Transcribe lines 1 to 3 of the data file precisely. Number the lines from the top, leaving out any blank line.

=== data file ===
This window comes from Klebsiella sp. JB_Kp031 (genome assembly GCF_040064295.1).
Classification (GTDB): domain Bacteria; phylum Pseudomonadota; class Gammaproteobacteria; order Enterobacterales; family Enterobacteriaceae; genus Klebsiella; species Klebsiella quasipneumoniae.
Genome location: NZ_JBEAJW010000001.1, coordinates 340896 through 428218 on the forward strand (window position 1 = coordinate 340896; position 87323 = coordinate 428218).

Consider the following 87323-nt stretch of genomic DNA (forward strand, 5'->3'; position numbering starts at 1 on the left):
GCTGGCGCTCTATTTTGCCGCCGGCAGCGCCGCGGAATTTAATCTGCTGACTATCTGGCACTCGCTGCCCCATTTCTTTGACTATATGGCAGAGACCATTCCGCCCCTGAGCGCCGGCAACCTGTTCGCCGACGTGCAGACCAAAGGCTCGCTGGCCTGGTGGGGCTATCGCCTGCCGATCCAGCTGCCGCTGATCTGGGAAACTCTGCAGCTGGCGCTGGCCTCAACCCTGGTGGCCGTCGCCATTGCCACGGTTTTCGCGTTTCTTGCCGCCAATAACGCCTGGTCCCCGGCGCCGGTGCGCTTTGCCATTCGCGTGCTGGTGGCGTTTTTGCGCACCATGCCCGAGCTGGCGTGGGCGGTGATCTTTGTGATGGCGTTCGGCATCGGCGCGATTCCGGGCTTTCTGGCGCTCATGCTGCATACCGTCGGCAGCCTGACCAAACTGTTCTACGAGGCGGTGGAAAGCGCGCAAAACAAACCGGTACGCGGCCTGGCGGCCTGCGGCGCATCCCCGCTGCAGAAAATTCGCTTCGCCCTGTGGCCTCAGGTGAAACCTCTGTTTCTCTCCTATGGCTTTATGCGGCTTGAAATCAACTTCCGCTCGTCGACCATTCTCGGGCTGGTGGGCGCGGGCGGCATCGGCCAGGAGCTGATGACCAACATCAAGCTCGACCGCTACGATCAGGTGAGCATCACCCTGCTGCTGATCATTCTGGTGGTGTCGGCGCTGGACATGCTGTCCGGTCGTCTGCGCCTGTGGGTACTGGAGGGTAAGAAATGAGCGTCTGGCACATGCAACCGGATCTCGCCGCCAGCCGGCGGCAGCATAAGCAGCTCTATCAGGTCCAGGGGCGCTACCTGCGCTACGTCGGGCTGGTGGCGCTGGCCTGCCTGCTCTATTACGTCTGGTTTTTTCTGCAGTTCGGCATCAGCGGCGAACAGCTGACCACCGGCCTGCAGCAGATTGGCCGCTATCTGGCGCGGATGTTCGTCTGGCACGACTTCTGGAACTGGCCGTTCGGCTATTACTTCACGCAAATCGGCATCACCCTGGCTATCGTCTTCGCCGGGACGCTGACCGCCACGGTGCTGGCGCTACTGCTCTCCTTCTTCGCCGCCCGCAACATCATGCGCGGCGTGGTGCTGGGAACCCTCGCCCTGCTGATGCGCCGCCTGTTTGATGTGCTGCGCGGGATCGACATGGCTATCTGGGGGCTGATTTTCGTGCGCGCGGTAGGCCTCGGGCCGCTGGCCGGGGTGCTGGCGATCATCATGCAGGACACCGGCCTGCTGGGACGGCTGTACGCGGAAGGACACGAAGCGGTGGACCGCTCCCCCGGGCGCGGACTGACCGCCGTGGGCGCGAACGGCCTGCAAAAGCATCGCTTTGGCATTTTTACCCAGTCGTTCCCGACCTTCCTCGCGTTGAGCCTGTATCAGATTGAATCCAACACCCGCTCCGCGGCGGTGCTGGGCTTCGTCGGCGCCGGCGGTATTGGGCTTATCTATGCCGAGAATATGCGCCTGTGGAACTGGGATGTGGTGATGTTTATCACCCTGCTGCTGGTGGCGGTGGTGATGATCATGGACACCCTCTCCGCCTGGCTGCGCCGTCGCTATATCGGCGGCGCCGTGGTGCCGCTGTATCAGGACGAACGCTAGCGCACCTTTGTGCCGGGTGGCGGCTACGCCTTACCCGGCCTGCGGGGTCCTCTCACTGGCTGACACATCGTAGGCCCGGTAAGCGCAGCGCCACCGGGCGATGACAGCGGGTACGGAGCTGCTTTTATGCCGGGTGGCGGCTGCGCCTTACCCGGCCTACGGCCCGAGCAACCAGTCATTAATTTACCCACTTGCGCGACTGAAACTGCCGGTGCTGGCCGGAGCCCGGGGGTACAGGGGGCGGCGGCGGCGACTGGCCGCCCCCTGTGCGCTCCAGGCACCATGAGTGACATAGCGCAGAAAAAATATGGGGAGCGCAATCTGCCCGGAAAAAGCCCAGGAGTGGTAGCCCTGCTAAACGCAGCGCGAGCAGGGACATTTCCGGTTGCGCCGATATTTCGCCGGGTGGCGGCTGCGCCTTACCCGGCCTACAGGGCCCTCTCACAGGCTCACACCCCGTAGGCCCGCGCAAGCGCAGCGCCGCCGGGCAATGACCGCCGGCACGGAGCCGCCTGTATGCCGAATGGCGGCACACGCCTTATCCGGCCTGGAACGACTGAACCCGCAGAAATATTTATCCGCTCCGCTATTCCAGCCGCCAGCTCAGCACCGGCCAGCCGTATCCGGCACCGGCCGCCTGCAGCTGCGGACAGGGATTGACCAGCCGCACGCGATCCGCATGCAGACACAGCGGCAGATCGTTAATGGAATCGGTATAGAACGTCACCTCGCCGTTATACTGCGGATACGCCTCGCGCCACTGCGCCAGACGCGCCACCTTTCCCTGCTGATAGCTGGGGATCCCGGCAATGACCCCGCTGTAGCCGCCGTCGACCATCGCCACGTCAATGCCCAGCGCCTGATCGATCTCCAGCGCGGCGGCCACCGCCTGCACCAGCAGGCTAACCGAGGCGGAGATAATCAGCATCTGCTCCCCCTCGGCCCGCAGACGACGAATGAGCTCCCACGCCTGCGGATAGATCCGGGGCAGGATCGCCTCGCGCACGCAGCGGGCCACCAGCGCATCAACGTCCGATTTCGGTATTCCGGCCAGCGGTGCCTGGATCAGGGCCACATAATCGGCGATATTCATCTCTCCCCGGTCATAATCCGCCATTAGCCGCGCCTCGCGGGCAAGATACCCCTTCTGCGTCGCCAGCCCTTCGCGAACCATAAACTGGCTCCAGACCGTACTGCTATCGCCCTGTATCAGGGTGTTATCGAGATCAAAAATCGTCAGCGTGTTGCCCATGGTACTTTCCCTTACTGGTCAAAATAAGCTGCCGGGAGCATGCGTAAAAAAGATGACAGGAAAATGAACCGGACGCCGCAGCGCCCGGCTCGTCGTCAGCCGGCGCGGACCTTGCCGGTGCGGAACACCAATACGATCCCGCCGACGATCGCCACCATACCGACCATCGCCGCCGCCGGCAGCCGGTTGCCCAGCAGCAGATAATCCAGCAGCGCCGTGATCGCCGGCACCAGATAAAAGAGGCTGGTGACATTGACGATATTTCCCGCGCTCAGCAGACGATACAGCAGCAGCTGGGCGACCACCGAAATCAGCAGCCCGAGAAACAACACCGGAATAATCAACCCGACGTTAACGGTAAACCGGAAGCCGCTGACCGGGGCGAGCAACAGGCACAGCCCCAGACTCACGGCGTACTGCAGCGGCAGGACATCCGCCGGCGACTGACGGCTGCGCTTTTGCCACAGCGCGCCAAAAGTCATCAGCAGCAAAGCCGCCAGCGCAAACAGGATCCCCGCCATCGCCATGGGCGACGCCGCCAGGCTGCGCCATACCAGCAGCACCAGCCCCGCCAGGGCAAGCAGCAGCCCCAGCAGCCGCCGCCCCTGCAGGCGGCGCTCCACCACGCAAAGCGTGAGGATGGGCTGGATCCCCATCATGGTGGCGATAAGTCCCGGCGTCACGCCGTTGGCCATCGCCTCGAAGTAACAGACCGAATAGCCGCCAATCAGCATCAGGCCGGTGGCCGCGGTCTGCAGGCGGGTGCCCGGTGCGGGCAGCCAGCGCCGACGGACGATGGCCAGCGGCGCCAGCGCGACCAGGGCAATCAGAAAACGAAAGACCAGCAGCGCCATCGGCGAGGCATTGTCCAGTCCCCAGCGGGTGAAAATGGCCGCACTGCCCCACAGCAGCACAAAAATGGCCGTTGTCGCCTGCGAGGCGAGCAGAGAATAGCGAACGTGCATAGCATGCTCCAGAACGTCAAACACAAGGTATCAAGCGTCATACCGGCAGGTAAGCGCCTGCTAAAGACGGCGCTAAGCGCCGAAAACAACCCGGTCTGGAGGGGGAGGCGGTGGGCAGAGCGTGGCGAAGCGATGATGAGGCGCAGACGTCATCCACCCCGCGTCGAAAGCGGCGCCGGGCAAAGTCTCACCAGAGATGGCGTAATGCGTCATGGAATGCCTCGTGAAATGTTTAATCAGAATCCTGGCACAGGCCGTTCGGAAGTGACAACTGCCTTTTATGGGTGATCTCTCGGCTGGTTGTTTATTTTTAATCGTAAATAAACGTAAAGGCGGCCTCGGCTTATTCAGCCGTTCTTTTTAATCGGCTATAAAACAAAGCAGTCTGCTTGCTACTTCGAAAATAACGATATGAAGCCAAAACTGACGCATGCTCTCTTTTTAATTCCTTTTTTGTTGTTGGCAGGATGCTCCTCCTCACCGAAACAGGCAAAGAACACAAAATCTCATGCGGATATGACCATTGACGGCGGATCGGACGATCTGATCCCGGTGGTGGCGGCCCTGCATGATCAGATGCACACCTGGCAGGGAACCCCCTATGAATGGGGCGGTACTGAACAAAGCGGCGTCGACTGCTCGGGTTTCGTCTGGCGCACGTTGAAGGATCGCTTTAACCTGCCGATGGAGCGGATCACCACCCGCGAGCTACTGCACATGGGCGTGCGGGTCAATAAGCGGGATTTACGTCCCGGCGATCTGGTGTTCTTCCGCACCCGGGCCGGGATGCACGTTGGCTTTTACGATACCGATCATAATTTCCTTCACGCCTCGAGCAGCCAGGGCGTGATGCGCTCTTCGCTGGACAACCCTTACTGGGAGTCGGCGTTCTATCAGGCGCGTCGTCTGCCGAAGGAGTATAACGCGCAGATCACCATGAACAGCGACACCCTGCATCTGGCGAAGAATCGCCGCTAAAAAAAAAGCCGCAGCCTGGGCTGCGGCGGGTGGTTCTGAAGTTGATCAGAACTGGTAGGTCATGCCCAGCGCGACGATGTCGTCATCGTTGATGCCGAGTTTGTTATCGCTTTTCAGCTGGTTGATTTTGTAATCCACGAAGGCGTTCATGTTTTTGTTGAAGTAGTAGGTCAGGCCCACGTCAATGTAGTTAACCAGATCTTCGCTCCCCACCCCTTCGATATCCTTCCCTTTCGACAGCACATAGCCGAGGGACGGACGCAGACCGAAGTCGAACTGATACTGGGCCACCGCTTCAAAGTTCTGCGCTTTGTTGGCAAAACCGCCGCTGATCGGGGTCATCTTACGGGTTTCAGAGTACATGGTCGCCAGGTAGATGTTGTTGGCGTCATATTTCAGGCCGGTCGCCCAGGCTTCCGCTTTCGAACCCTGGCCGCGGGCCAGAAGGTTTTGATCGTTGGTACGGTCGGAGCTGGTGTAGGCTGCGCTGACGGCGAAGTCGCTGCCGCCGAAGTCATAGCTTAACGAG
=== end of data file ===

This window comes from Klebsiella sp. JB_Kp031 (genome assembly GCF_040064295.1).
Classification (GTDB): domain Bacteria; phylum Pseudomonadota; class Gammaproteobacteria; order Enterobacterales; family Enterobacteriaceae; genus Klebsiella; species Klebsiella quasipneumoniae.
Genome location: NZ_JBEAJW010000001.1, coordinates 340896 through 428218 on the forward strand (window position 1 = coordinate 340896; position 87323 = coordinate 428218).